MILAGROS MANOTOK DORMIDO, PETITIONER, V. OFFICE OF THE OMBUDSMAN, ROSELLER DE LA PEÑA, ERNESTO ADOBO, JR., FELICITAS MANAHAN, AND ROSENDO MANAHAN, RESPONDENTS.

SECOND DIVISION
[ G.R. No. 198241, February 24, 2020 ]

MILAGROS MANOTOK DORMIDO, PETITIONER, V. OFFICE OF THE OMBUDSMAN, ROSELLER DE LA PEÑA, ERNESTO ADOBO, JR., FELICITAS MANAHAN, AND ROSENDO MANAHAN, RESPONDENTS.

D E C I S I O N

HERNANDO, J.:

The Case

This is a Petition for Certiorari[1] under Rule 65 of the Rules of Court assailing the October 15, 2010[2] and March 21, 2011[3] Orders of the Office of the Ombudsman (Ombudsman) in OMB-C-C-10-0379-I. The October 15, 2010 Order dismissed petitioner Milagros Manotok Dormido’s (Dormido) Complaint-Affidavit4 against respondents Roseller de la Peña (De la Peña), Ernesto Adobo, Jr. (Adobo), and Felicitas Manahan and Rosendo Manahan (spouses Manahan) for violation of Republic Act (RA) No. 3019, or the Anti-Graft and Corrupt Practices Act, as amended. The March 21, 2011 Order denied Dormido’s Motion for Reconsideration of the October 15, 2010 Order.

The Facts

Involved in this case is Lot 823 of the Piedad Estate (Lot 823), a parcel of land located in Quezon City then covered by Transfer Certificate of Title (TCT) No. RT-22481 (372302). Dormido and the spouses Manahan had brought their respective disputing claims over Lot 823 before the Lands Management Bureau (LMB). At that time, Adobo was the LMB’s OIC­ Director of Lands.

Adobo sought the opinion of De la Peña, then Undersecretary for Legal Affairs of the Department of Environment and Natural Resources (DENR), on the matter.[5] In response, De la Peña issued a Memorandum dated July 6, 20006, stating, among other matters, that the Office of the DENR Undersecretary was not in a position to question Adobo’s factual conclusions as to the validity of Felicitas Manahan’s claims of ownership over Lot 823, that the government no longer retains ownership thereof, and that the title to the said property supposedly held by Dormido’s family, the Manotoks, was void ab initio.[7] De la Peña also recommended in his Memorandum that it was ministerial upon the LMB to issue a deed of conveyance in favor of the spouses Manahan.[8]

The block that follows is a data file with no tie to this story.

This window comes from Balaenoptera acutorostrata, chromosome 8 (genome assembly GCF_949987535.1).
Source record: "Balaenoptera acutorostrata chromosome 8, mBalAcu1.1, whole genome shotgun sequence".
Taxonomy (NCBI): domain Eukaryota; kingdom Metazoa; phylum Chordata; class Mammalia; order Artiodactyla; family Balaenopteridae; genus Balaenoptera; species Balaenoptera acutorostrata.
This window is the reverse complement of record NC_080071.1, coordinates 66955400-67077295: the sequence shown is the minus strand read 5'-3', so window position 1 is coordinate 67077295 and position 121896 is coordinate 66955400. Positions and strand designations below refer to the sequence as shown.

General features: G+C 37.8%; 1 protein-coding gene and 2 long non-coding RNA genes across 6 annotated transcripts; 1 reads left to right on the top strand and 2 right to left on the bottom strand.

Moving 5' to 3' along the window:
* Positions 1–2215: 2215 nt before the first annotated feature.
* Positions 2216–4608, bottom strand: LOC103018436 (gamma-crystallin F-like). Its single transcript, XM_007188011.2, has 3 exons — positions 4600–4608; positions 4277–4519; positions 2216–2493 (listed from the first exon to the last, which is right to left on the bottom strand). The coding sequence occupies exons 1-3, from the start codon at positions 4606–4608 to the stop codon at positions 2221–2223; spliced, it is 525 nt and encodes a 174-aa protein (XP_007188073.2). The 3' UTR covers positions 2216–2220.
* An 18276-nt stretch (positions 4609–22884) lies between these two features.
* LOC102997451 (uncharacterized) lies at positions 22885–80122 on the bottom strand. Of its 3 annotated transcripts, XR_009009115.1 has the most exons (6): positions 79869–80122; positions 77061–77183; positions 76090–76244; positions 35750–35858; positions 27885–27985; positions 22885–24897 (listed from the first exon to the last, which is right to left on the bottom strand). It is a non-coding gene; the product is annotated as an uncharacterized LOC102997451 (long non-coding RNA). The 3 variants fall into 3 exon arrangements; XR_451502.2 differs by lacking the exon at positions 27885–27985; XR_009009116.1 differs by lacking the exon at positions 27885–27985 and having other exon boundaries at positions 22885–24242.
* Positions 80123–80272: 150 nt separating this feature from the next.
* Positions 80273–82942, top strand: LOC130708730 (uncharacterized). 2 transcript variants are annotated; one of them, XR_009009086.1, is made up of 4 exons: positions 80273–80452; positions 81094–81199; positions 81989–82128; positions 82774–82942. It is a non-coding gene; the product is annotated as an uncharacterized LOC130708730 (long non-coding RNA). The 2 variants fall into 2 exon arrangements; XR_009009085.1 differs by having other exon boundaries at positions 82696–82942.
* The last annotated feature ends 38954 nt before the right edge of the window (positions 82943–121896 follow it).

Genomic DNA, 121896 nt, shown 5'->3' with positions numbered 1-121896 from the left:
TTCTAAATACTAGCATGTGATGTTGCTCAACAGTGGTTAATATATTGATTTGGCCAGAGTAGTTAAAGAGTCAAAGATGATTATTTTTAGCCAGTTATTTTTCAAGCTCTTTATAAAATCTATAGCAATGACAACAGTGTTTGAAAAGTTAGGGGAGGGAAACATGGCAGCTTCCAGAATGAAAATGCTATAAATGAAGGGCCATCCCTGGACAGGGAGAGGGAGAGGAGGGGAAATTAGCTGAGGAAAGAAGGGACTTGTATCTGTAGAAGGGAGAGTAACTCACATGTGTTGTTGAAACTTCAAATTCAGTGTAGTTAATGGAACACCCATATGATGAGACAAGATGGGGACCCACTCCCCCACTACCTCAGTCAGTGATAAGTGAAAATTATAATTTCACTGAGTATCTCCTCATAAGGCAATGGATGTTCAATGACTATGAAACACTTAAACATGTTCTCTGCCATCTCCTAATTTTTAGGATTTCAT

On October 30, 2000, Adobo issued Deed of Conveyance No. V-200022[9] conveying Lot 823 in favor of the spouses Manahan.

On August 16, 2010, aggrieved by the issuance of the Deed of Conveyance No. V-200022, Dormido filed a Complaint[10] before the Ombudsman charging the respondents with conspiracy and violation of Section 3(e) in relation to Section 4(b) of RA 3019. She alleged that respondents disregarded the basis of her claims on Lot 823, particularly the existence of the Manotoks’ titles thereto. She also posited that the validity of a Torrens title may only be questioned in a direct proceeding before the trial courts.

Ruling of the Ombudsman

In its October 15, 2010 Order,[11] the Ombudsman dismissed Dormido’s Complaint, holding that while the Complaint charged respondents with violation of RA 3019, the main issue therein was who between the Manotoks and the spouses Manahan hold a valid title over the disputed property. Citing Section 19 of the Judiciary Reorganization Act of 1980 or Batas Pambansa Bilang 129 (BP 129) and Section 20 of the Ombudsman Act of 1989 or RA 6770, the Ombudsman held that the regional trial courts and not the Ombudsman had jurisdiction over such civil actions involving the title to, or possession of, real property, or any interest therein.[12]

Dormido moved for reconsideration[13] of the October 15, 2010 Order, arguing that Section 20 of RA 6770 does not apply to her Complaint, which was criminal in nature and not administrative. She also maintained that her Complaint alleged and charged respondents with violation of RA 3019, a matter which fell within the Ombudsman’s prosecutorial power and primary jurisdiction. Dormido also claimed that contrary to the dispositions by the Ombudsman, she had no other adequate remedy before another judicial or quasi-judicial body.

In its March 21, 2011 Order,[14] the Ombudsman denied Dormido’s Motion for Reconsideration. It reasoned that the resolution of the issue of ownership of the disputed property was crucial in determining whether respondents Adobo and De la Peña violated Section 3(e) of RA 3019, and that since he Ombudsman has no jurisdiction to adjudicate who between the Manotoks or the spouses Manahan has a valid title over the property, the Complaint must be dismissed.

Dormido proceeds to Us via this Petition for Certiorari.

The Assignment of Error

The Court resolves whether the Ombudsman committed grave abuse of discretion amounting to lack or excess of jurisdiction in dismissing Dormido’s criminal complaint against respondents for alleged violation of Section 3(e) of RA 3019.

The Court’s Ruling

We dismiss the Petition.